The Sunday News
Michael Magoronga, Midlands Correspondent
THE Government is considering installing solar panels at irrigation schemes across the country as production was being hampered by the constant power cuts that are affecting the country.
Some crops have dried up at irrigation schemes due to lack of power to drive pumps that draw water for irrigation.
Most water bodies across the country have also dried up owing to low rainfall and rising temperatures.
This has seen First Lady Amai Auxillia Mnangagwa luring potential Chinese investors into the country to explore ways and channels on how they could help revamp the country’s irrigation sector.
Lesso Holdings Subsidiary sent a delegation to tour the country’s irrigation farms with a view of providing solutions, among them the installation of solar energy at some of the facilities.
In an interview on the sidelines of a tour of irrigation schemes in Midlands recently, Director of Irrigation in the Ministry of Lands, Agriculture and Rural Resettlement, Dr Conrad Zawe said the Chinese delegation was carrying out a feasibility study on how best solar energy could be used at the facilities.
“We are looking at how best we can migrate to using solar energy in our farms given the power cuts as a result of drying up of Kariba Dam,” he said.
He said besides power outages, water bodies were also continuously drying up.
“Water bodies across the country are drying up with each passing day. As you are aware the country has not been receiving enough rains since last year largely due to climate change. This has resulted in most water bodies that are used for irrigation drying up and making it impossible for irrigation to take place,” said Dr Zawe.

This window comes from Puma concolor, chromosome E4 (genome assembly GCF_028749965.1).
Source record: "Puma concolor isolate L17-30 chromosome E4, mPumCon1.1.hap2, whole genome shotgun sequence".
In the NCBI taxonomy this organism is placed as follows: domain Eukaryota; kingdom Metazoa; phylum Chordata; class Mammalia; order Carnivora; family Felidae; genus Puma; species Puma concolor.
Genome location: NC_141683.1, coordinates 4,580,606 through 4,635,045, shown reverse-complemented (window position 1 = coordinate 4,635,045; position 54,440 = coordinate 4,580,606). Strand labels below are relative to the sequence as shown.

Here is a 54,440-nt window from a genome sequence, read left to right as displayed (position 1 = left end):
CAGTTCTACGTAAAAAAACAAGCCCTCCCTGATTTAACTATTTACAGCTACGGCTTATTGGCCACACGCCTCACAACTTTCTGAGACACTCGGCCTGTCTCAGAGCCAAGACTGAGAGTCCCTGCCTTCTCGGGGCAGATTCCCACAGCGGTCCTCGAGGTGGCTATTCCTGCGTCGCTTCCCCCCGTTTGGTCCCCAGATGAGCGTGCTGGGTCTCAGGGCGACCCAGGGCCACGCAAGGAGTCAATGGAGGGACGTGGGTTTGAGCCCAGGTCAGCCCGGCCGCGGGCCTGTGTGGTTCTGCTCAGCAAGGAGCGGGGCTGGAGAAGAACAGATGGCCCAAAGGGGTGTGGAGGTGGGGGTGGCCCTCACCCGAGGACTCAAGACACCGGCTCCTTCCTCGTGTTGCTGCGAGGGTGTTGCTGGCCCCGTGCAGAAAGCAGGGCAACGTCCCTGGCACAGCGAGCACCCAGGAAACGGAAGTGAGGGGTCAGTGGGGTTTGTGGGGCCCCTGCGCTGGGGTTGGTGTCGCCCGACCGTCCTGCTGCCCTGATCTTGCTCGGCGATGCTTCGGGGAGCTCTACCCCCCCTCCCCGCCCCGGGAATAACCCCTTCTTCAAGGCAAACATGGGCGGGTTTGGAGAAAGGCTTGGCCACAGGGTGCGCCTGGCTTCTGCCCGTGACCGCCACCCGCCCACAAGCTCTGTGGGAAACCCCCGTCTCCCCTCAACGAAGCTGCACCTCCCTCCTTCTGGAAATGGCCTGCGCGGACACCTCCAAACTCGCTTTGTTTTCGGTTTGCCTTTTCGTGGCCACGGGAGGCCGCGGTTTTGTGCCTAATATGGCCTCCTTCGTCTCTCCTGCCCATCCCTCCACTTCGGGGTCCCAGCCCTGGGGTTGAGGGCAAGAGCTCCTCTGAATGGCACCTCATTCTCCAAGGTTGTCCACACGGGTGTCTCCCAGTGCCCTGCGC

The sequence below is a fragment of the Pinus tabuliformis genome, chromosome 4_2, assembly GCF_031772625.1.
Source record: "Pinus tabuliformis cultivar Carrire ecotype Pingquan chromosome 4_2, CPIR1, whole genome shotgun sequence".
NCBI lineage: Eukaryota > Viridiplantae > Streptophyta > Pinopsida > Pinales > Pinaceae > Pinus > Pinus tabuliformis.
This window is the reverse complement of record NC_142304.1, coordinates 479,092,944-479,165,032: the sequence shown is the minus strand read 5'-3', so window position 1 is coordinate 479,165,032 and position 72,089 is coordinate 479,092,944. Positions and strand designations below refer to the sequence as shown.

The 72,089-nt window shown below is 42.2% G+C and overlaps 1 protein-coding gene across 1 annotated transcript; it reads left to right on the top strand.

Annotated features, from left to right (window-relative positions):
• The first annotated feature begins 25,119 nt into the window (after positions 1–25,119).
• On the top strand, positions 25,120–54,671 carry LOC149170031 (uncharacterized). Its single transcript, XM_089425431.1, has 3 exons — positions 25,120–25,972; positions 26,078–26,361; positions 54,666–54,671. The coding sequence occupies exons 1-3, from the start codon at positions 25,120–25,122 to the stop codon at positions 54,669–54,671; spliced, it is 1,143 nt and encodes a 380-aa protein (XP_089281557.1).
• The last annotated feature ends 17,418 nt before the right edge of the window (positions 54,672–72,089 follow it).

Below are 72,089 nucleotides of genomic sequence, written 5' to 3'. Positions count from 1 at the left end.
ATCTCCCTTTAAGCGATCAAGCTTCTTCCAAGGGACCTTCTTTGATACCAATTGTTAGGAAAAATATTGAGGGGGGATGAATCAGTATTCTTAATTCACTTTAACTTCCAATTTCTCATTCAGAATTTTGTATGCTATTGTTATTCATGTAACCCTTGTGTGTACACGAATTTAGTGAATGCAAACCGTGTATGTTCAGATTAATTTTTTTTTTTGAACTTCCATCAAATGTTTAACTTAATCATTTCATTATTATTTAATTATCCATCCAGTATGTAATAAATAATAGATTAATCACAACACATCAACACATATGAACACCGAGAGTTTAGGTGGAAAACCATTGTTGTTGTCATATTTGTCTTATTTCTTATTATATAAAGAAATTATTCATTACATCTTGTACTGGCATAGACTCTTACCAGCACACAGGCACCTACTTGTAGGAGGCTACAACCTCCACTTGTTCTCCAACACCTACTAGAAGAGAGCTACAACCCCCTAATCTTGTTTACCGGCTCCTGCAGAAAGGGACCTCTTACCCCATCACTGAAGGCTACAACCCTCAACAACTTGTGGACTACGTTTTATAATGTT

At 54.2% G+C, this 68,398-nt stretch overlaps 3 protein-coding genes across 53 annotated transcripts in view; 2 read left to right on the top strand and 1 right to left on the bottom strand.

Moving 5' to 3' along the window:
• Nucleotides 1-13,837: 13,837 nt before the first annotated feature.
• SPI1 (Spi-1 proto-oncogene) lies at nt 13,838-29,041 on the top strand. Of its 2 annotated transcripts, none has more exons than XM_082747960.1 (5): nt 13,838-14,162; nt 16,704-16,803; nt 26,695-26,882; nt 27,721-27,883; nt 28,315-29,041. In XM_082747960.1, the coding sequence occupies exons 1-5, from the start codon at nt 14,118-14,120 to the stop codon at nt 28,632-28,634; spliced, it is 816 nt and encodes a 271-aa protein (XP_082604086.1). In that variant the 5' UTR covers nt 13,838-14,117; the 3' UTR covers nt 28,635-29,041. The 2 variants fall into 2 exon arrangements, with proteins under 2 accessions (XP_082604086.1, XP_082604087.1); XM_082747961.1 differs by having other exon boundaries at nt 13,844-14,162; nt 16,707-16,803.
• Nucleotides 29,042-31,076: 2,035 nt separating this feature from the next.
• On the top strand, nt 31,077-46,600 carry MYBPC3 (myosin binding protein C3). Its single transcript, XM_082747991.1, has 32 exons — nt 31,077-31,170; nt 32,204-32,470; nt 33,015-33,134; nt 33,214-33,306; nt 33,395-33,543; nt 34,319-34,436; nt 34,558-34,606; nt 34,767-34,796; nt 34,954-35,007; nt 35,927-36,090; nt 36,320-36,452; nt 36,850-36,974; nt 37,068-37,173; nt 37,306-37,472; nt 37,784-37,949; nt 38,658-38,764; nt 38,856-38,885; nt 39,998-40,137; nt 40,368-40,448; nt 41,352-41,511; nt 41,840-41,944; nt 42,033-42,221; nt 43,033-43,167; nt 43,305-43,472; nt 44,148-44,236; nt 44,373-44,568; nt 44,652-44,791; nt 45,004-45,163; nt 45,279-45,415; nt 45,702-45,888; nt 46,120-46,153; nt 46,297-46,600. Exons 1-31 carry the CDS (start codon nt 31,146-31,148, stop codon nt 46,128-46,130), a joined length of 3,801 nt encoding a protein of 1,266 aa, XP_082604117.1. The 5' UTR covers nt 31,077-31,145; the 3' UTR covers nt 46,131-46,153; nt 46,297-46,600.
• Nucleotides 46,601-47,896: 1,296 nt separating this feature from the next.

He said in most cases, the water bodies were also being neglected.
“The water bodies are also not being well maintained, allowing siltation to take place unabated. The state of our dams across the country leaves a lot to be desired as we have potential dynamites that are posing as a threat to the people as they may collapse any minute. We have a number of irrigation systems that have since stopped operations. For example, most of our Arda farms are not operating due to water challenges and power problems,” he said.
He said the ministry has since approached Zinwa to rehabilitate dams.
“Our ministry is talking to Zinwa for the maintenance of water bodies. But I am told they have also indicated lack of funding to carry out the maintenance of the water bodies,” said Dr Zawe.
Besides dwindling water levels, Dr Zawe said continued power outages owing to load shedding was also making it difficult for irrigation to be sustainable.
“It is increasingly becoming difficult for irrigation to take place as a result of continued load shedding. Most farmers are getting power for something like four hours per day, making it difficult to water the crops. Besides, the power cost is also getting out of reach for many making it difficult if not impossible for farmers to operate,” he said.
Lesso Holdings Subsidiary general manager Mr Yibao Luo, who was heading the Chinese delegation also expressed concern over the poor state of irrigation systems in the country and pledged total support.
“We have seen some good irrigations and some very bad ones. We, however, pledge to support the country so that we turn around the agriculture sector here. We are going to compile a report that we will hand over to the Government for consideration, “ said Mr Yibao.
The irrigation sector has a potential of producing about 40 000 tonnes of maize meal if they are properly functional.